Veering off of our usual topics for a bit of political economy.
Since everything is a bit out of the ordinary recently, here’s a somewhat different post, diverging from our usual path. Yes it’s about the current “Corona” situation, but also about a somewhat broader perspective. Since my educational background is in such things like philosophy, sociology and even a couple of semesters of political science, I can’t help including this perspective. On the other hand, I’m clearly not a medic nor do I have any relations to that honorable profession. So I’m entirely without expertice in this field and relying on what is to be learned from public appearances of epidemiologist who speak on the matter. (In other words, anything regarding the current situation and its epidemiological perspectives is just hearsay and lacking any further foundations. Any inferences and/or conclusions drawn from this kind of awareness are not any better than the foundations on which they are built.)
Trigger Warning I’m sorry to say, this will not be another pep talk on the subject. If you feel apprehensive about this or do not feel like in the right mood for this, better skip this post.
Learning from history: How to keep calm while panicking and carry on with face masks
Influenza and influencers, and a friendly customer information from 1918. Apparently, it’s not the first time, we’re facing an epidemic. Some prefer doing so while wearing a face mask, others may prefer desinfectants. Arguably, masks make the better photographs.
“Today, you are an Astronaut. You are floating in inner space 100 miles above the surface of Earth. You peer through your window and this is what you see. You are people watching. These are fleeting moments. ¶ These videos come from YouTube. They were uploaded in the last week and have titles like DSC 1234 and IMG 4321. They have almost zero previous views. They are unnamed, unedited, and unseen (by anyone but you).”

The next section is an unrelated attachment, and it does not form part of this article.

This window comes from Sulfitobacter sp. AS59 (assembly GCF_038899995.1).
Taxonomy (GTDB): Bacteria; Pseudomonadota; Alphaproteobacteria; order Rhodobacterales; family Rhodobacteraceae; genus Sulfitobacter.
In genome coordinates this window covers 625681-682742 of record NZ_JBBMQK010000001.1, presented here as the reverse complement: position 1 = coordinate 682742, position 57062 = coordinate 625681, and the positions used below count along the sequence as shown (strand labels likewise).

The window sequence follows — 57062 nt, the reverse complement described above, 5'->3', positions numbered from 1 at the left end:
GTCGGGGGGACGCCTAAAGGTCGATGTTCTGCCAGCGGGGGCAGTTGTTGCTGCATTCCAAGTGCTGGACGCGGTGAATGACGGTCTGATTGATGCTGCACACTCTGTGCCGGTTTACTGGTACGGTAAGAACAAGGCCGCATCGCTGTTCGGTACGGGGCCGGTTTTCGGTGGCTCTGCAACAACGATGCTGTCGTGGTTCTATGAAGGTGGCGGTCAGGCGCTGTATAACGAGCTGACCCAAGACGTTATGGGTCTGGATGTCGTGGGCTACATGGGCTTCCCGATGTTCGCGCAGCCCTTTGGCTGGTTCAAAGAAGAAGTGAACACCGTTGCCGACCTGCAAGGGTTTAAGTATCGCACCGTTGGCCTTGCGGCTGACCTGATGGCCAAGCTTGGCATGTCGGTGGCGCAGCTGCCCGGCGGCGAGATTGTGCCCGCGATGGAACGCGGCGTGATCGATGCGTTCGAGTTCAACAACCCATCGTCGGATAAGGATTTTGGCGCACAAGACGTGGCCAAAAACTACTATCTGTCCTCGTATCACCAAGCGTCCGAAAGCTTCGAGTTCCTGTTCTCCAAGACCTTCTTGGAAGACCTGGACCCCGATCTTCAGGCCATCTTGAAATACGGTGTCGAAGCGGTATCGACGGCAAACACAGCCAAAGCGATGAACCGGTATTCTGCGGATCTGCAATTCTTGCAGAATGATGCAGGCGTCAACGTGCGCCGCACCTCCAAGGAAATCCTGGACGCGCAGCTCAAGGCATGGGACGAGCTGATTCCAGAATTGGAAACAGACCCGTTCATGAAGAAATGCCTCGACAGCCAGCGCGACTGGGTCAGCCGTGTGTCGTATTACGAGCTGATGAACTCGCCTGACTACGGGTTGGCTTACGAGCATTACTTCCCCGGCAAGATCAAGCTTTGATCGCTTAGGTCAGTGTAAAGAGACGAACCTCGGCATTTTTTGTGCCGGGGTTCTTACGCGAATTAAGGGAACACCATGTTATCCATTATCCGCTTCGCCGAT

This is a great little project! — Don’t fail to experience this inner journey through these ghostly voids of abandoned footage! Ephemeral at its best! Chapeau!
Images from the outer limits of numeric precision.
Take any numeric renderer which allows you to zoom in repeatedly. For instance a Mandelbrot set renderer, because, Mandelbrot sets are always fun. For instance this one (by your’s truely). As you keep zooming in and zooming in, after a while, eventually, the rendered image will suddenly show pixelation. And as you are zooming in again, the pixels will increas in size. However, this is not a fault of the visualization layer, it’s just that you hit the mathemitcal barrier of numeric precision. The grain in binary computers…
Reverse engineering the command and control structure of a Wordpress attack.
Software archeology usually relates to dated programs, like the bit we did on a 1960s graphics demo for the PDP-1. However, the same skill set also applies to reverse engineering more recent bits and bytes. In this case it’s about a Wordpress attack and its command & control structure. Recently, I discovered a new variation of the command & control structure…
Portraits have always been a means of self-celebration and display, both of figure and social status, but also a means of reading – not only of physiognomy, but also of the essence of a person. By the democratization of photography and increasing accessibility of technological tools the portrait in its current form of the selfie hasn’t only become ultimately linked to narcissism, but has also become a means of linking over social networks and accumulating symbolic wealth on the respective status page, the new symbolic home.
Dito von Tease, a Bologna (Italy) based digital artist, has ingeniously mixed the two forms, the traditional portrait and the selfie, “showing subjects [of traditional art] in authentic and modern selfie poses. An iconoclastic project that blends together two apparently heterogeneous aesthetics, creating an ironic and surprising result.”
It may be just the right season to remind of one of the first computer animations, “Snowflake” written in the 1960s for the DEC PDP-1. Despite various research efforts, the author of this amazing little program remains still unknown, which is quite a bity, since s/he deserves to be rembered along with the program.